Am I Eligible for equity release?

If you want to take out a lifetime mortgage, you need to be aged over 55 years old and you must be a homeowner in the UK with a property of over £70,000. [4]

Different schemes require different criteria, so sometimes you will need to be earning over a certain income, have a good credit rating, and be living in a certain location, but your adviser will inform you of the requirements of each plan before you select one.

For a home reversion, you must be 65 years old or over, and again, you should own your own home in the UK.

You must also be prepared to renounce your status as the sole owner of the property, as the equity release provider will take some of your home when you sign off on the scheme.

Please call our 24-Hour Helpline: 0330 058 1579

Types of Equity Release in London

There are two main kinds of equity release in London – lifetime mortgages and home reversion. Under the umbrella of lifetime mortgages, there are a wide range of plans that benefit different people.

As well as these two principal schemes, we also have retirement mortgages and retirement interest-only options.

1. Lifetime Mortgages

With this style of mortgage, you borrow a sum of money from a provider that will only need to be paid back when your property is sold, either when you die or go into long-term care. [2]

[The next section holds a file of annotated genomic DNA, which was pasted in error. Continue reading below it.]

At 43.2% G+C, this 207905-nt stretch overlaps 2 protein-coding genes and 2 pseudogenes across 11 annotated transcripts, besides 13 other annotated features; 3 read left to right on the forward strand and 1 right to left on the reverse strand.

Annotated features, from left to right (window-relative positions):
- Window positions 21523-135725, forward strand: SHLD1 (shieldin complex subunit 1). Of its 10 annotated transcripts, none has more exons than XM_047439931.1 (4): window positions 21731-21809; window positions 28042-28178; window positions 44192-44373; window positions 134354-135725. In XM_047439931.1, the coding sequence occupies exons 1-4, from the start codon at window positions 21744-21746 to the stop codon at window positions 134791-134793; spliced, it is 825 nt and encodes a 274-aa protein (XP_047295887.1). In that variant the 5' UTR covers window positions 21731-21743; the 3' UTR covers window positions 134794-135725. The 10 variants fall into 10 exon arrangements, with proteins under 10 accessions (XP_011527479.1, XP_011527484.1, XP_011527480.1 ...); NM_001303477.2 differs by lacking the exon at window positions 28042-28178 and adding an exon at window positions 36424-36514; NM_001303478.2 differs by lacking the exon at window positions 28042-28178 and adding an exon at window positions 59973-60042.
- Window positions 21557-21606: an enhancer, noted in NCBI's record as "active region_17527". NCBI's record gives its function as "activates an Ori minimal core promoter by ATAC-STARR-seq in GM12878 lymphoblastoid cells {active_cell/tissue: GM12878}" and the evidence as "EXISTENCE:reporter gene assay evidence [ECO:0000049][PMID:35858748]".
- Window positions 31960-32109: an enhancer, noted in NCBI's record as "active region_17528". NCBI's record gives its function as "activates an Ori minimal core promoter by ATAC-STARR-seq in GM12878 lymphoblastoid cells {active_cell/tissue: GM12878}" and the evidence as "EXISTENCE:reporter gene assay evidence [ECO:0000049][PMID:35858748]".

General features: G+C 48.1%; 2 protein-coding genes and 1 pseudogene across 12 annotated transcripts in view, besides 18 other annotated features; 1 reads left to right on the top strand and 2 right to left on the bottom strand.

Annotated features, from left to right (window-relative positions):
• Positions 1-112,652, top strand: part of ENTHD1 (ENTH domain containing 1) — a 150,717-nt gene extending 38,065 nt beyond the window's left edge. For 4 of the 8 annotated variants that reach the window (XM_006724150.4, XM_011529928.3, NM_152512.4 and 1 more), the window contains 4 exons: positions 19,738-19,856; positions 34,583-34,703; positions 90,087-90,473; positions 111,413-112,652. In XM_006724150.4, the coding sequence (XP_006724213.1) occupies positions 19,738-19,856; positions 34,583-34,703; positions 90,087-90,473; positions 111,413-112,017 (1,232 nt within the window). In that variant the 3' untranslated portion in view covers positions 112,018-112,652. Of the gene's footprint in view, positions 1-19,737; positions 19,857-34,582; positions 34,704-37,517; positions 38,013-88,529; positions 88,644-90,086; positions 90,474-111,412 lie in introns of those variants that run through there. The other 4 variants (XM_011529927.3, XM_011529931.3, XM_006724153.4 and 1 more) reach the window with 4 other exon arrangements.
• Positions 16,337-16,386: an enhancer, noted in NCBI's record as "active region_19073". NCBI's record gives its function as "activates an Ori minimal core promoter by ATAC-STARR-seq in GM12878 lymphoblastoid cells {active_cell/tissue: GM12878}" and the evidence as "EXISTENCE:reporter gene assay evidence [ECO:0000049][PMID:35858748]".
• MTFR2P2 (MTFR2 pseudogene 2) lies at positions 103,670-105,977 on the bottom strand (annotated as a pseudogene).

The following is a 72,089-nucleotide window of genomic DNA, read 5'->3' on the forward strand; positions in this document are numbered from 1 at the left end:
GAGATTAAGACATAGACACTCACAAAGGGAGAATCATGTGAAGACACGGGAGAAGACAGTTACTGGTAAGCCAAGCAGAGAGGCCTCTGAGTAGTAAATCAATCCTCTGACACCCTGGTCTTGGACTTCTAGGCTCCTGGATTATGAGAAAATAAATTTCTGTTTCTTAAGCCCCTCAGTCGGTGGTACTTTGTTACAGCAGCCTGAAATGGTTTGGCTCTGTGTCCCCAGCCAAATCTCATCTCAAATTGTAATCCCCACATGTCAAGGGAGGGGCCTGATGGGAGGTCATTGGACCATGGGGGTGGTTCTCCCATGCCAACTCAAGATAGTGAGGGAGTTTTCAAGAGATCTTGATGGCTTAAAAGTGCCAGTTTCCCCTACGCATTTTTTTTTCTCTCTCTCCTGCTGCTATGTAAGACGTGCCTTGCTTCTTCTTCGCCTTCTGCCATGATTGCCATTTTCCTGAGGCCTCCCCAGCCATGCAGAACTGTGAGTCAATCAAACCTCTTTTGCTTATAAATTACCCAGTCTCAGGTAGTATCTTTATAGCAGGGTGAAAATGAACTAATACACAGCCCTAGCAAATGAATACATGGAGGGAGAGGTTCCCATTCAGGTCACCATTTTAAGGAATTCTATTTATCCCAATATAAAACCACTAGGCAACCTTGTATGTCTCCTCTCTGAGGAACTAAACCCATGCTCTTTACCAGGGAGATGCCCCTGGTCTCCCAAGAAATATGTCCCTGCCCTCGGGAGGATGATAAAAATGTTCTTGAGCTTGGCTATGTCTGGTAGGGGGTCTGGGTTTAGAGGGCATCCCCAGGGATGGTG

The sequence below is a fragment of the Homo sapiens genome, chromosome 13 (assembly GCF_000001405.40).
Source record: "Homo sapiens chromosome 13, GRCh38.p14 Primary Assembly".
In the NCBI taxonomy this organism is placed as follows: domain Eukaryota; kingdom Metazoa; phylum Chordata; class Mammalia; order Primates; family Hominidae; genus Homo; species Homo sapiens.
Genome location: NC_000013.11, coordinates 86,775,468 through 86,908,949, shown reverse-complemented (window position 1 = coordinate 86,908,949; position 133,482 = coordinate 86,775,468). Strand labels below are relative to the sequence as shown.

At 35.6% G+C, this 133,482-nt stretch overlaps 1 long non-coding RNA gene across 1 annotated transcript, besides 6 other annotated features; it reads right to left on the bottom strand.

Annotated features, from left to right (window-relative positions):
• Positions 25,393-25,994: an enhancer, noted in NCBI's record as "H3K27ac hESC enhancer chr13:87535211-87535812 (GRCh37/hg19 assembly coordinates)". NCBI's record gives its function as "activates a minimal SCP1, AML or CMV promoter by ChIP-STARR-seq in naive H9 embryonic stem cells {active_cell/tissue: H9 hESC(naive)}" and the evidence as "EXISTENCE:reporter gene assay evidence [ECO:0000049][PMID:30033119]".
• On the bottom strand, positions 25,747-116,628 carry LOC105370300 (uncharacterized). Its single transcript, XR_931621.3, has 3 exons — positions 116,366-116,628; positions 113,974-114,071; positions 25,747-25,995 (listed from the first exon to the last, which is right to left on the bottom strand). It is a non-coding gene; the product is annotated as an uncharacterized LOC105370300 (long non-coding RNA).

As there are so many types, each arrangement will work very differently.

Some involve fixed interest rates whereas others are variable, some allow you to repay some of the interest and some don’t, and some have more severe borrowing limits than others.

The general rules are:

  • You are expected to stay on this scheme for the rest of your life, and leaving early could mean facing early repayment penalties
  • You can borrow up to 60% of the house price
  • You remain the owner of your property
  • You must stay in your London property for the rest of your life
  • You can be paid in part payments or in full (as a lump sum)

One significant advantage of this type of equity release is that you can still be the owner of your property, which is reassuring if you want to pass on some inheritance to your beneficiaries.

You also only have to be aged 55, so this plan is more accessible to people at the beginning of their retirement (or who have not yet retired).

On the other hand, if your provider is not an ERC member, you may not have a no-negative equity guarantee.

This means that if your house sale does not cover the costs of the loan and interest, your family may be required to pay the rest off.